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FAFSA Reform Will Make It Easier to Access Federal Student Aid

In December, Congress passed its latest COVID-19 relief legislation and a $1.4 trillion omnibus spending package. Tucked into the 5,593-page legislation were several overdue reforms to the Free Application for Federal Student Aid (FAFSA). These changes will make it easier for students and families to access federal student aid to pay for college.

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What Is the FAFSA?

The FAFSA is a form administered by the Department of Education that collects information—such as sources of income, assets, family size, and the number of college-enrolled family members—to determine eligibility for federal student aid based on established formulas. To receive aid, students must complete a FAFSA for every year they are enrolled, amounting to about 20 million students filing a FAFSA annually.

Filing the FAFSA is critical to ensuring access and affordability for low- and middle-income students. Those who file a FAFSA are 72% more likely to continue progress toward a degree than similar students who do not file. Among low-income students, the effect is even more stark—those who file a FAFSA are more than twice as likely to persist in their education as non-filers.

Despite the FAFSA’s importance, the filing process can be confusing and time-consuming, which deters some students from completing the form. Students in lower-income school districts—who stand to benefit most from federal student aid—complete the FAFSA at a rate 7 percentage points lower than students from higher-income districts.

Low-income students are also disproportionately selected for FAFSA verification, an exercise similar to a tax audit that requires the submission of additional financial documentation. This extra hurdle in the FAFSA process further limits access to federal aid.

A Shorter, Simpler FAFSA

While the 2019 FUTURE Act will reduce some of the burdens associated with filing and verification by expanding data sharing between the Internal Revenue Service and Education Department, December’s omnibus bill implemented even more sweeping reforms. The new law reduces the number of questions on the FAFSA—from 108 to just 36—which will streamline the process for many students applying for financial aid.

Also included in the legislation is a small, but meaningful change in nomenclature. Previously, the information collected on the FAFSA would be used to generate an “Expected Family Contribution” (EFC) for every student. This term is confusing, as EFC is a measure of financial strength and not necessarily indicative of what a family would be expected to pay for college. Beginning with the 2022-23 application season, the term “student aid index” will replace EFC.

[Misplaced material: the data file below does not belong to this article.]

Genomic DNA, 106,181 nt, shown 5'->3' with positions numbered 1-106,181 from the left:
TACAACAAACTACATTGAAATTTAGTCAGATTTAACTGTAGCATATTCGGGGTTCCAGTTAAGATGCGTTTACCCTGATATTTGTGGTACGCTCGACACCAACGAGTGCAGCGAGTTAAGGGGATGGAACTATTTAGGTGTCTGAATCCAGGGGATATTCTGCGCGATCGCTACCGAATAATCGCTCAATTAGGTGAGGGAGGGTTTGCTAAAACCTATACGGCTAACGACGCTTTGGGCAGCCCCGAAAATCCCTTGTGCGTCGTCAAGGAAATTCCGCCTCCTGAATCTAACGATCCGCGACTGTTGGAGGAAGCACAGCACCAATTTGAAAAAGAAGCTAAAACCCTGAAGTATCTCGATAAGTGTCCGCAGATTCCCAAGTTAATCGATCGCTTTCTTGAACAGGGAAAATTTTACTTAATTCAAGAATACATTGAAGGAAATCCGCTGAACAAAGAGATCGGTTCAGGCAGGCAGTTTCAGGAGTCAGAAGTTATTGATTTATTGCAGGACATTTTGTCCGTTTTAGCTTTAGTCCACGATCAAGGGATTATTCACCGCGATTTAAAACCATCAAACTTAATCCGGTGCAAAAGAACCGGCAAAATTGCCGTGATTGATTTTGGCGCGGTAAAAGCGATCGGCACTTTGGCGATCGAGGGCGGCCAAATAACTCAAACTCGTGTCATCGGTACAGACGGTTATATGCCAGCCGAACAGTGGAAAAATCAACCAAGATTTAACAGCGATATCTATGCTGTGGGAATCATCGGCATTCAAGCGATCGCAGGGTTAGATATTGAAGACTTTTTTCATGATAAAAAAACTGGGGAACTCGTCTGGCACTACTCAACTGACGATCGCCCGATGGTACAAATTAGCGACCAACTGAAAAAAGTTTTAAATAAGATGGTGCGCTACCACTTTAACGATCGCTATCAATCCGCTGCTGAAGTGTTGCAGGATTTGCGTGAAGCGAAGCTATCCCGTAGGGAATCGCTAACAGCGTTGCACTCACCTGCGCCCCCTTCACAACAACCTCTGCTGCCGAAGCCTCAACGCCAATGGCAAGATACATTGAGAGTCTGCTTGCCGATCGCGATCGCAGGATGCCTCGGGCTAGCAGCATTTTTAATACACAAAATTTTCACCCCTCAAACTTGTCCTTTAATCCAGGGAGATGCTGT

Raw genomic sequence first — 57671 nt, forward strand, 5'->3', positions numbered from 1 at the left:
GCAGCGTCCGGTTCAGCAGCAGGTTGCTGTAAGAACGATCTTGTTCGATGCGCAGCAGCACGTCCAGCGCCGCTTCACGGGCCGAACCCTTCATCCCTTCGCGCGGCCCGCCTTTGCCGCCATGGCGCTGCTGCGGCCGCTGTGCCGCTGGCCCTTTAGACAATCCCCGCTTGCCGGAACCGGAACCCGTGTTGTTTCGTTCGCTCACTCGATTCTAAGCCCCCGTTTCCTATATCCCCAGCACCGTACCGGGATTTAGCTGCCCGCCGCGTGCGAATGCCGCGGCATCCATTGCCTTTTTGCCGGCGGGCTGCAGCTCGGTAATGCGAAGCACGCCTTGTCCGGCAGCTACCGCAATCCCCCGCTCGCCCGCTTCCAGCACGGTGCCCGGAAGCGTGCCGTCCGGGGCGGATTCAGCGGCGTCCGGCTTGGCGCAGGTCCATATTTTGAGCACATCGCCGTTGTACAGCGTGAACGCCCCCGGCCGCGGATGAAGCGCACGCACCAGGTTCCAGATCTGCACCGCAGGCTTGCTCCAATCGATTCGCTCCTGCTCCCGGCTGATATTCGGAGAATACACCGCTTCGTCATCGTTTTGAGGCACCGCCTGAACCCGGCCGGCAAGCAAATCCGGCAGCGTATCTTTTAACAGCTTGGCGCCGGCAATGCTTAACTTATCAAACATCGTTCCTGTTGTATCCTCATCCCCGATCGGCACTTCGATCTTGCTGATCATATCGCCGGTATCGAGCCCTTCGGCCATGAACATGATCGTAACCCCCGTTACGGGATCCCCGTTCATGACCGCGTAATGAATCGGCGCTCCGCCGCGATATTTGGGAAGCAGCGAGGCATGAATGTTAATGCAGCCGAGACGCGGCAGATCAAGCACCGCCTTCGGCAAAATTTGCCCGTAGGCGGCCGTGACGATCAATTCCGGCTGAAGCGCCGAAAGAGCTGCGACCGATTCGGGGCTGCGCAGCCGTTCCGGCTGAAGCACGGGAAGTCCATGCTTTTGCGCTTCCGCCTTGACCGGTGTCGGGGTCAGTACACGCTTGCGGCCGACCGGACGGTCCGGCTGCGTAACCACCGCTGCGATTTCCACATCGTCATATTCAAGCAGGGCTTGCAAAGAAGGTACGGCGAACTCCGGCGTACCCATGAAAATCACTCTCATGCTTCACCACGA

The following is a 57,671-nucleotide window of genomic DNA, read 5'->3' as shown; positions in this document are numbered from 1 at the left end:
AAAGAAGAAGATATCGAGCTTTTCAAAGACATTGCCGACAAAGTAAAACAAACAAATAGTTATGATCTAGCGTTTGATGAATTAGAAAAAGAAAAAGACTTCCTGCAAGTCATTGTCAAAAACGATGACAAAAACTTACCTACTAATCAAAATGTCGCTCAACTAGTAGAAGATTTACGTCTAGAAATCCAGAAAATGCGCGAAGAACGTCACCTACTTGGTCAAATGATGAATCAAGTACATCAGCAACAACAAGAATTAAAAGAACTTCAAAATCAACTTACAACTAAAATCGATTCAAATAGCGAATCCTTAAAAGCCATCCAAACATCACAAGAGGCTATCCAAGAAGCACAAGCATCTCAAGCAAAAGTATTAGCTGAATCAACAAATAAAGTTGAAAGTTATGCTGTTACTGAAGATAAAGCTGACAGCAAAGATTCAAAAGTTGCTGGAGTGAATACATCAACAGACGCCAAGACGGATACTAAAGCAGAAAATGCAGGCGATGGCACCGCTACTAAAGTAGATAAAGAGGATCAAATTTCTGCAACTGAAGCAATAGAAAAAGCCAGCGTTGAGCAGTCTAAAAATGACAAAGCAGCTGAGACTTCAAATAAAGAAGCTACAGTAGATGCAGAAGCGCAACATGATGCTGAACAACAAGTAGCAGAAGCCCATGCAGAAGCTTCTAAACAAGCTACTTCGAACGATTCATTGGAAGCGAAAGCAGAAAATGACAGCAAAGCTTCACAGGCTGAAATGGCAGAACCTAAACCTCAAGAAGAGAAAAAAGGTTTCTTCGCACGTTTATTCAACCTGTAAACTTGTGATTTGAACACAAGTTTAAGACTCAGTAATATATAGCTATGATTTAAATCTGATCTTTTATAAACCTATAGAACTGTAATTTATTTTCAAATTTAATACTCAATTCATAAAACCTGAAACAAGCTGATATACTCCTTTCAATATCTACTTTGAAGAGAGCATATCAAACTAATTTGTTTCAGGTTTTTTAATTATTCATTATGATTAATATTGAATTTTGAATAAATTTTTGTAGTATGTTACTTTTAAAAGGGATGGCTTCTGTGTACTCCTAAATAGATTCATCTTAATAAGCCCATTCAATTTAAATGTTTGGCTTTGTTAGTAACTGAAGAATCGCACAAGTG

Finally, the legislation made significant reforms to the EFC formula to expand eligibility for Pell grants, the federal government’s largest source of need-based aid. Whereas Pell eligibility used to be entirely determined by a student’s EFC, students will now automatically qualify for the maximum Pell award if their income is below 175% of the federal poverty level (or below 225% for students who are single parents).

Next Step: A One-Time FAFSA?

Expanding Pell and changing the terminology for EFC were endorsed by BPC’s Task Force on Higher Education Financing and Student Outcomes. More can be done, however, to improve access to federal student aid. For example, the annual FAFSA filing requirement presents an onerous obstacle for students who may not see any change to their EFC from year to year. Studies indicate that more than 70% of Pell-eligible students see an EFC change of $500 or less while enrolled. Recertification also creates additional paperwork and increases the likelihood that students will miss deadlines that can put their degree progress in jeopardy.

To improve the system in this regard, BPC’s task force recommended that most students only be required to complete the form a single time—when initially enrolling in college. With automatic data sharing, students who might see significant changes to their financial situation could be flagged by the Education Department to prompt resubmission of the form. Additionally, transfer students or those who re-enroll after taking time off from school could be required to re-complete the form.

Before a one-time FAFSA can be implemented, additional analysis will need to be done to determine precisely what changes would trigger the requirement to submit an updated application. Further, to ensure a one-time FAFSA does not inadvertently provide a windfall to more affluent students, the Education Department should first conduct a study to determine the prevalence of asset fluctuations among middle- and high-income students and the extent to which these fluctuations affect financial aid determinations.

Conclusion

BPC applauds Congress for these bipartisan efforts to ensure students can access the federal student aid they need to achieve their educational goals. To build on this momentum, we urge Congress to come together to make the process even simpler through the implementation of a one-time FAFSA.  

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